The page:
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Adjustments needed for urban infill

One of the reasonable ways of catching up with the demand for more housing is to get more homebuilders to build within the urban cores of the city proper rather than the suburban and outlying portions of metropolitan regions. Yet this is not the area that most builders have either experience or willingness to meet demand. It is far easier for them to build in traditional areas rather than urban neighborhoods.

The major reasons have to do with the reality of facing more red-tape, more neighborhood resentment or demands, environmental concerns, the lack of critical mass in terms of land so that construction efficiencies can be anticipated. A subdivider is usually looking for enough land so that there is construction continuity, which allows more effective production, not unlike the assembly line of automobile manufacturers -- except with autos, the line of cars moves to them. Building homes means that each of several trades has to be scheduled so that they do not get in each other's way; the team of subcontractors is able to move to each home site, or each apartment unit.

When we have in-fill development, the builder has to find unused lots, then bring his trades into one home at a time destroying any mass effort. It usually costs more for the same home than if that home were part of a tract, or the builder has to remove present homes or other buildings from the site before he can use it.

He may be present in an area in which there is speculation going on, or gentrification (where younger people are buying homes in a formerly downtrodden neighborhood now springing to life), which also drives up the cost of available land and homes or buildings. This is what is evolving east of the new ballpark, all over downtown and now in Los Angeles after so many years of doubt that it ever would.

The developer must determine why the land has been skipped; whether there is contamination or a toxic condition in the land or building; whether the utilities will be sufficient to serve the improving neighborhood; whether building codes may make it too costly or impossible; and whether the neighborhood planning group may be against what the builder proposes. I ran into that in Hollywood and it was neither rational nor fair.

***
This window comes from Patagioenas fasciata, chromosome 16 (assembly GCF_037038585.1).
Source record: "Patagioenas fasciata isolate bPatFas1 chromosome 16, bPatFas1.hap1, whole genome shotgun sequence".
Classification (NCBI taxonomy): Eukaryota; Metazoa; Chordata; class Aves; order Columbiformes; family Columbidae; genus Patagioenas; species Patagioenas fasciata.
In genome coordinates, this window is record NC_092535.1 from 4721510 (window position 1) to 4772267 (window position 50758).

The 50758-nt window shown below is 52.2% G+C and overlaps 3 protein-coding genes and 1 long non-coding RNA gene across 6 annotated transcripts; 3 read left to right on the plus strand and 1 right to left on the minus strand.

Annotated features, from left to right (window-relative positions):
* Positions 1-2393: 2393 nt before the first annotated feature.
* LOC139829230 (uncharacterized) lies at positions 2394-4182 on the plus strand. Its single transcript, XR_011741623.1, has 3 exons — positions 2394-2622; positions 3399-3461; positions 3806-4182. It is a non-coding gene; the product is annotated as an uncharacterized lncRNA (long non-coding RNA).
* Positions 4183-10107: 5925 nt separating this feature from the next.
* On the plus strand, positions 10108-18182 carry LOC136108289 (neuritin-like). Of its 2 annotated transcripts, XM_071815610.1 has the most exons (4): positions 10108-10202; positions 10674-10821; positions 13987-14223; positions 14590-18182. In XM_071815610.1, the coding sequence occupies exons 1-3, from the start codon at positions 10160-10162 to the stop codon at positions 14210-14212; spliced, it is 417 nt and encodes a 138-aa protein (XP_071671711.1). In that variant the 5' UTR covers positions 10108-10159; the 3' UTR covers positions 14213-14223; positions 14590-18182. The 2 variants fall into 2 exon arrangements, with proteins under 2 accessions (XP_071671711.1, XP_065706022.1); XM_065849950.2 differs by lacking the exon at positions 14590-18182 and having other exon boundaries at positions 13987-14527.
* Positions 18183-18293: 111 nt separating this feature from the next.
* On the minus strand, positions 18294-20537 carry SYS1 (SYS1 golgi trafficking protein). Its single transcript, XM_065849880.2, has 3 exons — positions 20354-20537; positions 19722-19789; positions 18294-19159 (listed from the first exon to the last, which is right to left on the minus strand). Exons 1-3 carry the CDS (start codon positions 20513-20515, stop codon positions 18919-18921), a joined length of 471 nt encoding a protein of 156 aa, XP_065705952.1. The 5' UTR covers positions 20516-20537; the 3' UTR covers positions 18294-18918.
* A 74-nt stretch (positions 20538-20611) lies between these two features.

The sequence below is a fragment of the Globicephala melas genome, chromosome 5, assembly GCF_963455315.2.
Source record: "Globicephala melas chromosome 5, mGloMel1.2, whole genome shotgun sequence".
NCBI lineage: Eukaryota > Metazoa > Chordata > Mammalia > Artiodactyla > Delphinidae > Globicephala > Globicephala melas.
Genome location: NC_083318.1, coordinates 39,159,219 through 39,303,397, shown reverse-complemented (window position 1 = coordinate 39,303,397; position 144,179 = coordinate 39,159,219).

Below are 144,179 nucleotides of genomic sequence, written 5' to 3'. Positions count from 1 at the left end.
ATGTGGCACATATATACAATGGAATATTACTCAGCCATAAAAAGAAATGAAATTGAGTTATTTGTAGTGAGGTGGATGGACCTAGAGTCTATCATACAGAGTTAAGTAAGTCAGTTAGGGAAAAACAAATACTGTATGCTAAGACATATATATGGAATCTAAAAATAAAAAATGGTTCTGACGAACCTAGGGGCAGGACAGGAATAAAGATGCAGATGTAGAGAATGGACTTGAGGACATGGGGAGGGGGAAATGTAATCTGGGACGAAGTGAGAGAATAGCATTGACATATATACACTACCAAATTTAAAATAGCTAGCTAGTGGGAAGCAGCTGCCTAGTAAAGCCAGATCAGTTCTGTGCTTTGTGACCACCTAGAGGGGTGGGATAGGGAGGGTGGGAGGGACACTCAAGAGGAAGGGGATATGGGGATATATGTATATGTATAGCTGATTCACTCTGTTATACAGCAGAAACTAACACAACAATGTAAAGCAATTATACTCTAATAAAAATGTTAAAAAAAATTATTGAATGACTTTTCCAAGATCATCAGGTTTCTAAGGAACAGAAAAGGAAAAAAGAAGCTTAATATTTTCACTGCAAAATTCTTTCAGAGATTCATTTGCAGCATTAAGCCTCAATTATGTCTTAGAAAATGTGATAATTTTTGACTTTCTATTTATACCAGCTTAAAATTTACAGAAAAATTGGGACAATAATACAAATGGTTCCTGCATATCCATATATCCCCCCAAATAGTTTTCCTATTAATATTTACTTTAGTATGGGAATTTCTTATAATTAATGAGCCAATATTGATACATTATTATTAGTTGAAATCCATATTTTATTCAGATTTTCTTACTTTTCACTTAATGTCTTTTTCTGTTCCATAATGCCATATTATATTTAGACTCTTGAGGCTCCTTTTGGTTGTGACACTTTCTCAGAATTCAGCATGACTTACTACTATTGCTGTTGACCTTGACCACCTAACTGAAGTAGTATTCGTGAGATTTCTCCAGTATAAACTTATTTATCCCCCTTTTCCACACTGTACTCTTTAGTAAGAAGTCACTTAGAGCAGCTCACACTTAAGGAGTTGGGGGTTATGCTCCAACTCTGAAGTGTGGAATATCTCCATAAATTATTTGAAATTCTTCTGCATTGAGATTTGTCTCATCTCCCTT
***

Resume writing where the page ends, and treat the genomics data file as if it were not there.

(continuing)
Sometimes rats have more political power than what the redevelopment agency or neighbors will allow. Reasonability is seldom part of the mix; and trust is simply not present.

Sponsors, including faith-based and nonprofits, can become excellent partners in the venture. I advised a Hartford, Conn. insurance giant, which decided to arrest the "cancer" in a terribly dilapidated complex -- they brought in a builder partner and created an award-winning community that succeeded in the face of "impossible" odds.

In-fill housing also will need more productivity (higher density) from the land because the developer has had to pay more than a typical suburban tract parcel. Speculation has driven the prices up. This means that more units per acre are needed to give this economic viability; that's unfortunately known as "density", which connotes "tenements" to so many people who have not been exposed to decent products.

The political entity is as much in the dark as the neighbors for neither has been educated regarding urban housing, redevelopment, density or in-fill. No matter how deep the demand may be, the builder's worse fears may make him feel like a pioneer venturing into enemy territory. And that's a shame! Builders and businessmen are conditioned to not pioneer anything, otherwise they walk around with arrows in their backs. Another shame.

As the region's housing stock grows older, there will be an increasingly urgent need for rehabilitating more homes and apartments so that they are in compliance with living standards, health laws, toxic abatement and demand for units.

I recommend that you buy Urban Land Institute's excellent "Developing Successful In-fill Housing," by Diane Suchman, published last year. You may write to me if you are interested or call ULI's (800) 321-5011 and get the price and order form. Also, read the Department of Housing and Urban Development's "Barriers to the Rehabilitation of Affordable Housing." The skills of the redevelopment agency, local HUD, Fannie Mae (NYSE: FNM), Centre City Development Corp., and the San Diego planning department can be of great use to all concerned in making more urban housing available. More action and players will allow a smoother pathway.

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